|Map shows primary signal coverage of WMMT-FM|
However, "When prisons started coming in to the region . . . the inmate population and the local population were very much pitched against each other by the department of corrections and state officials," Rose Hackman of The Guardian reported in 2016, after interviewing Amelia Kirby, who started the program when she worked at WMMY, a service of the Appalshop arts-and-culture cooperative.
“We were told that the prisoners coming in were going to be the worst of the worst criminals. Then they were telling inmates they were coming to the last place on earth where violent and racist hillbillies lived,” Kirby told Hackman. “They really worked hard to create this kind of demonizing language. . . . We wanted to counter that narrative. The show is humanizing on both sides. It shows that we are not violent racists, and that people in prison are humans with families that love them. It’s difficult to hate someone when you hear their grandchild tell them they love them on the radio.”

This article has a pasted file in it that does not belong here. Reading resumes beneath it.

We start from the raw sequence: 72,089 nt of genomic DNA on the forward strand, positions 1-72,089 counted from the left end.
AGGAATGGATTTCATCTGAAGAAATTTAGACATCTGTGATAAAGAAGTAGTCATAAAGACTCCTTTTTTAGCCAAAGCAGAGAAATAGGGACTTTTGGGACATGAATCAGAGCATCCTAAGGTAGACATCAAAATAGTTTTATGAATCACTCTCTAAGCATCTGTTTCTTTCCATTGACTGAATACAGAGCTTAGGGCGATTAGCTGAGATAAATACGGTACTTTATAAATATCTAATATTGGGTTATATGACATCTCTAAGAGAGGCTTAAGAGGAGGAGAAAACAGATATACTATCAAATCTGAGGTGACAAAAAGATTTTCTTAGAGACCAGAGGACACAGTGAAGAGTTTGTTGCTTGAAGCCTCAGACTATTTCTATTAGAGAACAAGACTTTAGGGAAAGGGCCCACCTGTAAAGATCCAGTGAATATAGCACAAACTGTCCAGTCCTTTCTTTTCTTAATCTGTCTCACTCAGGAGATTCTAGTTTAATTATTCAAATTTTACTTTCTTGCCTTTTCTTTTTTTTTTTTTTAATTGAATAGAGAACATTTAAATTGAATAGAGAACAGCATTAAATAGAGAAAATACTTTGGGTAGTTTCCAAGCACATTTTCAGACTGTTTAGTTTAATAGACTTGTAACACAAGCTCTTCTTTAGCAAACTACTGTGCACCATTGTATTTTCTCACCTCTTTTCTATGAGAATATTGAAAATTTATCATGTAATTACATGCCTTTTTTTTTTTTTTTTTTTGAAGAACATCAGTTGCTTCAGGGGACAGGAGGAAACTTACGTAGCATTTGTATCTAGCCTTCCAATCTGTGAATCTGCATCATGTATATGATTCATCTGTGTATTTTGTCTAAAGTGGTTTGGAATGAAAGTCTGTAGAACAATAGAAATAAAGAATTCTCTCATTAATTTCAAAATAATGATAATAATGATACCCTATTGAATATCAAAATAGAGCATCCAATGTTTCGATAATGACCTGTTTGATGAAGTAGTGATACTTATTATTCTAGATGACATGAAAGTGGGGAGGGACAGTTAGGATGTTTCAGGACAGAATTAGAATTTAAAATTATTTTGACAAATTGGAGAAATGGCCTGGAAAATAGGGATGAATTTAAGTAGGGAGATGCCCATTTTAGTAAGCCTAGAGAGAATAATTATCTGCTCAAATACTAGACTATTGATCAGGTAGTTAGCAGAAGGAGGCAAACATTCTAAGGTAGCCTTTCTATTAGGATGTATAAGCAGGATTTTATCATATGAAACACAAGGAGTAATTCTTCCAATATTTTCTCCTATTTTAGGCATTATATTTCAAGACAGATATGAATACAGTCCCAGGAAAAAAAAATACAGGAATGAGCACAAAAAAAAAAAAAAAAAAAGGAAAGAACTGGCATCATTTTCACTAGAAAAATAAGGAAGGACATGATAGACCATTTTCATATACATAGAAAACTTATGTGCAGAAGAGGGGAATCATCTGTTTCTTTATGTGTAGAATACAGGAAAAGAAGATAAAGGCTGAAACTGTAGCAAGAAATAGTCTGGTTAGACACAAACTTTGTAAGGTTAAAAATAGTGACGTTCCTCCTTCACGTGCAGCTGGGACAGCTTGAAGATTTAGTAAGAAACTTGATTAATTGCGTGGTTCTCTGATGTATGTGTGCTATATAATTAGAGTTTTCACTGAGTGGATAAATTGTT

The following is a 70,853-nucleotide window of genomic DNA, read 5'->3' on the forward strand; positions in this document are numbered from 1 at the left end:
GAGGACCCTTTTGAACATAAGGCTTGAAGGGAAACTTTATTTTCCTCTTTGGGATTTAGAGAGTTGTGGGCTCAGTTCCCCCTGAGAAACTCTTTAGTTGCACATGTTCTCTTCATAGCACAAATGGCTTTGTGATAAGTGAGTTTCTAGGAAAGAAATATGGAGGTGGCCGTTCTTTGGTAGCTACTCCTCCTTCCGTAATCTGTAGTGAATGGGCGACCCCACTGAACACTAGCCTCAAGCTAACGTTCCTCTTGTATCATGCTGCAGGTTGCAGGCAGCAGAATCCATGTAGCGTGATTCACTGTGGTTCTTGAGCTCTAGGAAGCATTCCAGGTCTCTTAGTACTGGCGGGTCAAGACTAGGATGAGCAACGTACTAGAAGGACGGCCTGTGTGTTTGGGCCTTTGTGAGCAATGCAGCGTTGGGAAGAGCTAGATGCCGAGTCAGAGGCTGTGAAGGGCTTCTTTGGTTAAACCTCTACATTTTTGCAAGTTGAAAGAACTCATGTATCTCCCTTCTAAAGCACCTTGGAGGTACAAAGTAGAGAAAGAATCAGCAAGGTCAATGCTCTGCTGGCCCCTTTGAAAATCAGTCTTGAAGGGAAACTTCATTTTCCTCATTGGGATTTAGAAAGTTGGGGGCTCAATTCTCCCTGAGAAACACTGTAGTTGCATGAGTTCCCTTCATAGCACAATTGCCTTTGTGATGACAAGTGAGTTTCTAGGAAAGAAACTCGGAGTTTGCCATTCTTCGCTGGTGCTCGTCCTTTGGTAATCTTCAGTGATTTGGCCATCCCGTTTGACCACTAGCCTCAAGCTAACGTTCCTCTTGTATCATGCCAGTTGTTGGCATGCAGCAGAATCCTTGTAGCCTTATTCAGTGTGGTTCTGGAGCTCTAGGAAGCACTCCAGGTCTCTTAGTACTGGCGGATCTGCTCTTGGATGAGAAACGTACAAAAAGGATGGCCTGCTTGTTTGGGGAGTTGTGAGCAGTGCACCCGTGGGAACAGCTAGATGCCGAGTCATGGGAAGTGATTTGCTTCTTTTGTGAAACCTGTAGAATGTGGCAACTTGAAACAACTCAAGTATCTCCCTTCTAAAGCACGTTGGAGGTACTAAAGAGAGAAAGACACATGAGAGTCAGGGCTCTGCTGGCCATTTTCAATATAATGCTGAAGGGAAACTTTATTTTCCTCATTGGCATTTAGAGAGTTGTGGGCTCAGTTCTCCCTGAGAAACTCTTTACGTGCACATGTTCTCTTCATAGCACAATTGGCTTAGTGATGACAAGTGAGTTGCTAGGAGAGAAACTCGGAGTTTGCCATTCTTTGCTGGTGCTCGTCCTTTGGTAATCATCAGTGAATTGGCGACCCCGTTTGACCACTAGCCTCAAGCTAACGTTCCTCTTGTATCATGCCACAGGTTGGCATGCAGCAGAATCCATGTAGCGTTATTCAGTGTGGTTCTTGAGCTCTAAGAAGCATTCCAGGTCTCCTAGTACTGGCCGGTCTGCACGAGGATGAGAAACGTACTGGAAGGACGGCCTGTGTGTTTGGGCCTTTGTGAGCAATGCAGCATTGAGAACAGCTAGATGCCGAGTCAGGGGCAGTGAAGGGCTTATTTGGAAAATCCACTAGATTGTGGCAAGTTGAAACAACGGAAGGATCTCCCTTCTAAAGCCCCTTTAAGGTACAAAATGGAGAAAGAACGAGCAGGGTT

The radio messages are the only way some people can connect with their incarcerated loved ones because of difficulties finding transportation to the prison and the expense of calling a prison. It sometimes cost more than $10 per minute to call someone in prison until the Federal Communications Commission announced a rule in 2015 capping how much telecommunications companies can charge for such calls.